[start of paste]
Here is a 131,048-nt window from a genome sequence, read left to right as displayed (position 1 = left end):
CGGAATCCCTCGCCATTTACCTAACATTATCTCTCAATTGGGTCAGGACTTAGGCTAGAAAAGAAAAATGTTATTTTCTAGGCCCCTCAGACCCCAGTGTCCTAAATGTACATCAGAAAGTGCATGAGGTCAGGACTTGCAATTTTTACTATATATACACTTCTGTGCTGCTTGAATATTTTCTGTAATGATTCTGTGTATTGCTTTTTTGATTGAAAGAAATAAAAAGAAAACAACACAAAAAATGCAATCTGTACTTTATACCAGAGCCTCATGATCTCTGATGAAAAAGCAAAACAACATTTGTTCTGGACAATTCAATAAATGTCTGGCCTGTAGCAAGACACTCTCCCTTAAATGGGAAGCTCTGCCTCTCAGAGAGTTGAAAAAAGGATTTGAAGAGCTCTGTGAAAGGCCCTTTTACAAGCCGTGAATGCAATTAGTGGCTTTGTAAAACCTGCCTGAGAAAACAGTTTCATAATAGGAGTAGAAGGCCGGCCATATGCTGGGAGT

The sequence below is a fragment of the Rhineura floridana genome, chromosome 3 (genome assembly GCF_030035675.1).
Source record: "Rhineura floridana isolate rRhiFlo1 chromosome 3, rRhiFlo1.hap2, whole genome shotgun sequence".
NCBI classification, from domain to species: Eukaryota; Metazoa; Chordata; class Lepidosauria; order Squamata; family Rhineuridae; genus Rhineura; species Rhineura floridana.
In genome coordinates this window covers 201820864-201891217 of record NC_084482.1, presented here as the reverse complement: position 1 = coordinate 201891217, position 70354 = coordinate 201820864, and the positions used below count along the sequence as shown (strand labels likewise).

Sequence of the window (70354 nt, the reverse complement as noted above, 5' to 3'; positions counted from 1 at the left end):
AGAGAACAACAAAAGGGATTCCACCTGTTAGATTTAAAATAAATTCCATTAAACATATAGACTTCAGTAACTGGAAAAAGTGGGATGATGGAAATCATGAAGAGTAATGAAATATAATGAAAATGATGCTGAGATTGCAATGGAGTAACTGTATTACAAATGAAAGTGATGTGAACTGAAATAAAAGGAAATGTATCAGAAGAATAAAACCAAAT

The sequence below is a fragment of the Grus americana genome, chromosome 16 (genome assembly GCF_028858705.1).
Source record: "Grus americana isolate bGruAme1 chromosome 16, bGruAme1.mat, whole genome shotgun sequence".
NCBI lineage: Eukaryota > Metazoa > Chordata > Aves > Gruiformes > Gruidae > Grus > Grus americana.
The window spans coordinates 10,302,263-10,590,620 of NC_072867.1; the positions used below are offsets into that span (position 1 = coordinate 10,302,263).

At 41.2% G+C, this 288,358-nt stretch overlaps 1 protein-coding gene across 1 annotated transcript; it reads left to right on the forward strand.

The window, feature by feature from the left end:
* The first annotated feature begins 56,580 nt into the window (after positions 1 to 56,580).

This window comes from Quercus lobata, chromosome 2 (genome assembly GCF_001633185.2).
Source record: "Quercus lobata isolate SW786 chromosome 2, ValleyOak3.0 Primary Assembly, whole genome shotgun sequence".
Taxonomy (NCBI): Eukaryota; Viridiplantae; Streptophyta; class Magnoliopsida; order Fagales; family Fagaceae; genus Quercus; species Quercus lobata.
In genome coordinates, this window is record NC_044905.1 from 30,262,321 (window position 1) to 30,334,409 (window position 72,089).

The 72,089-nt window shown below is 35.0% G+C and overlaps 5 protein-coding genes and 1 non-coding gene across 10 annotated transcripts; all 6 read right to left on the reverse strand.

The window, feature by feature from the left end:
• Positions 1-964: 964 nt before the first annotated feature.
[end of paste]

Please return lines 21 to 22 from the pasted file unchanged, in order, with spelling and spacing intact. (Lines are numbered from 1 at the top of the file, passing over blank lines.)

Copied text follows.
The window, feature by feature from the left end:
• Positions 1-964: 964 nt before the first annotated feature.